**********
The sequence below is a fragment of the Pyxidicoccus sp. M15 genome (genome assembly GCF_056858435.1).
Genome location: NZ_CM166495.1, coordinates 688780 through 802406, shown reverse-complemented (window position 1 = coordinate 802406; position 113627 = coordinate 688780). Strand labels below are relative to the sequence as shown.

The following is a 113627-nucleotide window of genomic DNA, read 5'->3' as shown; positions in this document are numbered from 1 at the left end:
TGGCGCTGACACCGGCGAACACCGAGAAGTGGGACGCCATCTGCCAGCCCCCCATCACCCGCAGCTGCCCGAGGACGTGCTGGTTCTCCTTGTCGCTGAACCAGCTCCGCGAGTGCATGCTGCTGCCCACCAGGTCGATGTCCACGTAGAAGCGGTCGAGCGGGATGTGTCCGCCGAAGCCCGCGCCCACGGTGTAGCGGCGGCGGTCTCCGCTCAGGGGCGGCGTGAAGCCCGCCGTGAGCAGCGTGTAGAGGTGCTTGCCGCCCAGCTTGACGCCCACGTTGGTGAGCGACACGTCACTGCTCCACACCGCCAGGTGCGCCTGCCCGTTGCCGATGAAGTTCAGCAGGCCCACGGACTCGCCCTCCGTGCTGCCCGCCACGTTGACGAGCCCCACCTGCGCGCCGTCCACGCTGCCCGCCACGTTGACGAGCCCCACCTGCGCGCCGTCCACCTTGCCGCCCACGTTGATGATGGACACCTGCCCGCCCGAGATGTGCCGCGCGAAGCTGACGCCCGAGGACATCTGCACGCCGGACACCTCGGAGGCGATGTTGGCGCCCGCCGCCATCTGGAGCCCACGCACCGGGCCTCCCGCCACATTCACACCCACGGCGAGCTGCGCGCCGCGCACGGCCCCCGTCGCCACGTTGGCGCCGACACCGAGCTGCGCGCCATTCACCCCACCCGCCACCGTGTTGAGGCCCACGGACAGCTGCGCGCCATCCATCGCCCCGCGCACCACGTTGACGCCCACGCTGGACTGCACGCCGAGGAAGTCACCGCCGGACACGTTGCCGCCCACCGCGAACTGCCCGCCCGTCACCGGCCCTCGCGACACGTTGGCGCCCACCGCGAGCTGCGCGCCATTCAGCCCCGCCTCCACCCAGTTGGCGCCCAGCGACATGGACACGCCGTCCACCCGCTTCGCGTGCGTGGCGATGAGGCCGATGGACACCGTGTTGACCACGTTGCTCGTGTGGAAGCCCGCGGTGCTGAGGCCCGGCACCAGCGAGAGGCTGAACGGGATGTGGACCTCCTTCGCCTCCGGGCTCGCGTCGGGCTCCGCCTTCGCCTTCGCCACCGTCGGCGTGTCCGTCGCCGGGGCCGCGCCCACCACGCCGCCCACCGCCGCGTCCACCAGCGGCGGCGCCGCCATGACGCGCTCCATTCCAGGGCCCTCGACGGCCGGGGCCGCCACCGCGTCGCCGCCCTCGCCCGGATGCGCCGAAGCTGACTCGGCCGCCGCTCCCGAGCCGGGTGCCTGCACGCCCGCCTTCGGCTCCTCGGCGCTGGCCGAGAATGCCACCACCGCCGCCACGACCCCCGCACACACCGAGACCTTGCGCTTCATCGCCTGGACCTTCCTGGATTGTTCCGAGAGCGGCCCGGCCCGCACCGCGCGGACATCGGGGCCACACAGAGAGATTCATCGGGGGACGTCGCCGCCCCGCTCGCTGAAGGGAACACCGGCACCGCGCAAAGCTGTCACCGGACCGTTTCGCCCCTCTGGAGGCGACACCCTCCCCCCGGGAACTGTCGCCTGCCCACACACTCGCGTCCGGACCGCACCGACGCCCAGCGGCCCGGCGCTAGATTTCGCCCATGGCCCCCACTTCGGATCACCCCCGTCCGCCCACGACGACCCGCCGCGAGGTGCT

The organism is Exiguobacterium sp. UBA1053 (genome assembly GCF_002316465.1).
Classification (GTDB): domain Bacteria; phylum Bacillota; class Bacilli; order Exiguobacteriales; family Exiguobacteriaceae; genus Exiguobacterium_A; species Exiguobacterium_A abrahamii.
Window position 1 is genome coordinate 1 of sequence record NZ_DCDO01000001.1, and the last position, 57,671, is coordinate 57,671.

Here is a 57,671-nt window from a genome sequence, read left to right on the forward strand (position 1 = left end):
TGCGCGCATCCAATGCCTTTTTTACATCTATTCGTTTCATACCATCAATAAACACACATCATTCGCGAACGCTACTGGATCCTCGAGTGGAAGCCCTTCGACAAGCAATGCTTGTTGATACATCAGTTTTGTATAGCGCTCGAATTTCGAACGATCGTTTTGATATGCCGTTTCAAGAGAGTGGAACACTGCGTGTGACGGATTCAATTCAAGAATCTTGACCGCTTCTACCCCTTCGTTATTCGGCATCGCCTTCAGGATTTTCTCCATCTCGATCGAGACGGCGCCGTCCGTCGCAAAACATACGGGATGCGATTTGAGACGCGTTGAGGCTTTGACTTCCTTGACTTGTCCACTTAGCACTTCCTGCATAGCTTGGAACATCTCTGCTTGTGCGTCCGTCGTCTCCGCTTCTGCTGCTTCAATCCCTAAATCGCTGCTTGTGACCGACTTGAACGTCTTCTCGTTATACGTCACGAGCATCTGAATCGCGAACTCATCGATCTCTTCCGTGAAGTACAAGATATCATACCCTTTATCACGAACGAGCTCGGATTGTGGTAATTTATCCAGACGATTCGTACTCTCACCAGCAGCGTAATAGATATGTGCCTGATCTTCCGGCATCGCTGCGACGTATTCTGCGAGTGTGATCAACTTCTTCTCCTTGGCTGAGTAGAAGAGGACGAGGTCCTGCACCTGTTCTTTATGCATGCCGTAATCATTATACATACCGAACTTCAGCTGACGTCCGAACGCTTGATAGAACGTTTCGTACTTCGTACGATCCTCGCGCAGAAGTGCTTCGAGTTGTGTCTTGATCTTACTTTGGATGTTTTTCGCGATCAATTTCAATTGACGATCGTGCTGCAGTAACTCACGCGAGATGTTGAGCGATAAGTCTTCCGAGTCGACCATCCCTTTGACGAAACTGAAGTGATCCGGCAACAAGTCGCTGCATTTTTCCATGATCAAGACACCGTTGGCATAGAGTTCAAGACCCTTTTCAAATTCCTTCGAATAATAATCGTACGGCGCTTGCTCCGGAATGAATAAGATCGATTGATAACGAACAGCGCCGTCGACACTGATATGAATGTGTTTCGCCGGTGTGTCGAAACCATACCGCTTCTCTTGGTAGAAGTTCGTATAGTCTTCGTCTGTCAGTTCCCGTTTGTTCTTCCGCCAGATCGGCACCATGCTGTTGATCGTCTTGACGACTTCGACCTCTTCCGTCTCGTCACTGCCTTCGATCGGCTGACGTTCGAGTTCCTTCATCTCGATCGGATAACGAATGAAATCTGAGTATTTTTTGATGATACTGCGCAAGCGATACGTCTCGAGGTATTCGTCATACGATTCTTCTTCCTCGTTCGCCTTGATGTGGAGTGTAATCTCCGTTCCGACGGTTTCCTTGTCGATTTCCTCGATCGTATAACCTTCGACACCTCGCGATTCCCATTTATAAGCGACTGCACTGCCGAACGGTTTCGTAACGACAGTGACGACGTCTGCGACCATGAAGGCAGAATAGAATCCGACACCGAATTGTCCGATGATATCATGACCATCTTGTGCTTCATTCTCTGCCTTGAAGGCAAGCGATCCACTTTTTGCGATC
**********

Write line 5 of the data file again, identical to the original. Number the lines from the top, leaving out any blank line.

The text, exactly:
The organism is Exiguobacterium sp. UBA1053 (genome assembly GCF_002316465.1).